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LABOR DAY

Bay Bridge Forecast: No Holiday For Drivers

Repairs, Closures Portend Backups

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Washington Post Staff Writer
Friday, August 29, 2008; Page B03

Lane closures and continuing work on the Chesapeake Bay Bridge could wreak havoc with end-of-summer travel plans this holiday weekend.

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The bridge has long been a bottleneck for vacationers heading to the Eastern Shore, especially on holidays and long weekends. But a fatal truck accident earlier this month has closed the right lane of the eastbound span. And speed and truck restrictions are in force.

More than 680,000 Washington-area residents will travel 50 miles or more during Labor Day weekend, according to AAA-Mid Atlantic.

"This is the first time that the number of people traveling for Labor Day is greater than July 4th," said John Townsend, spokesman for the motor club. He attributed the increase to gas prices, which have dropped 50 cents since the Fourth of July.

"People may also be traveling because it's the last chance of the summer," he said.

Maryland transportation officials yesterday warned vacationers heading to the Eastern Shore to avoid the Bay Bridge crossing and use alternate routes. From the Washington area, one alternative is to take Interstate 95 north to southbound Route 1 in Delaware. From there, continue to Route 528 to the Coastal Highway or take DE 1 to Route 113 to either MD Route 90 or Route 50 into Ocean City.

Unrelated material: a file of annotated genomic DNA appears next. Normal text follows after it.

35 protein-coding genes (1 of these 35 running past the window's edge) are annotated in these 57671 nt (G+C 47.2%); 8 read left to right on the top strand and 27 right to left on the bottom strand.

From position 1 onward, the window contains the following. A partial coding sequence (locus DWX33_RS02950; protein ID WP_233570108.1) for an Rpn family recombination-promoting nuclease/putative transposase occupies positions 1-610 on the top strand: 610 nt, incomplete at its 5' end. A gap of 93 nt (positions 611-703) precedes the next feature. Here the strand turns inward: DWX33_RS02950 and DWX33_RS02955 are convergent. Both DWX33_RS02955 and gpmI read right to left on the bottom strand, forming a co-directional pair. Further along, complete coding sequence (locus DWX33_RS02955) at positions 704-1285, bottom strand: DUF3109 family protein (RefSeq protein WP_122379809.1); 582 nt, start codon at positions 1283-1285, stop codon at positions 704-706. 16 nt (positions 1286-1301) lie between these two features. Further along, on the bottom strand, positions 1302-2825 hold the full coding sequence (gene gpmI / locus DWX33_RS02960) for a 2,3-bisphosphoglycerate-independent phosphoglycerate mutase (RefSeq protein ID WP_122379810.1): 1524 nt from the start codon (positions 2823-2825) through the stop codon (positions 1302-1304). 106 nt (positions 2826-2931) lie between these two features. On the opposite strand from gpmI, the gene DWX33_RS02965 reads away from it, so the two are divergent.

To help vacationers and other travelers, the westbound span will provide two lanes eastbound Monday through Wednesday from 9 a.m. to 9 p.m.; Thursday and Friday from 9 a.m. to 10 p.m.; and Saturday from 7 a.m. to 9 p.m., according to the Maryland Transportation Authority, which runs the bridge.

MTA officials said commuters will still have three westbound lanes available during Labor Day and during weekday morning rush hours, but urged travelers to cross before 11 a.m. or after 10 p.m. Call 1-877-BAYSPAN for updates and travel time estimates.

The speed limit on the one open lane on the eastbound span has been reduced to 40 mph, and trucks wider than 12 feet are prohibited from traveling eastbound on the bridge.

Bridge officials are closing the lane to repair and strengthen the reinforced concrete parapet that a tractor-trailer smashed through Aug. 10 before plunging into the Chesapeake Bay, killing the driver, John R. Short, 57, of Willards, Md.

The truck scraped along the parapet on one side of the bridge before swerving across traffic and smashing into the parapet on the other side. The impact took out 10 feet of wall and displaced an additional eight to 10 feet. The truck rode along the top of the parapet before tipping over into the bay.

An initial investigation showed that some of the bolts attaching the concrete barrier to the bridge were corroded.

The interim repairs include adding L-shaped brackets and steel guardrails. A more permanent solution could mean driving anchoring dowels through the concrete walls and placing a strengthening device on the back of the parapets.

Yesterday, state Sen. E.J. Pipkin (R-Queen Anne's) called for an independent inspection of the bridge, saying MTA and state transportation leaders have overplayed the bridge's safety.

"This corrosion didn't happen overnight," he said. "What else don't they know about?

"To have to do repairs on the worst traffic weekend of the year goes to what I'm saying: The system didn't work," Pipkin added.


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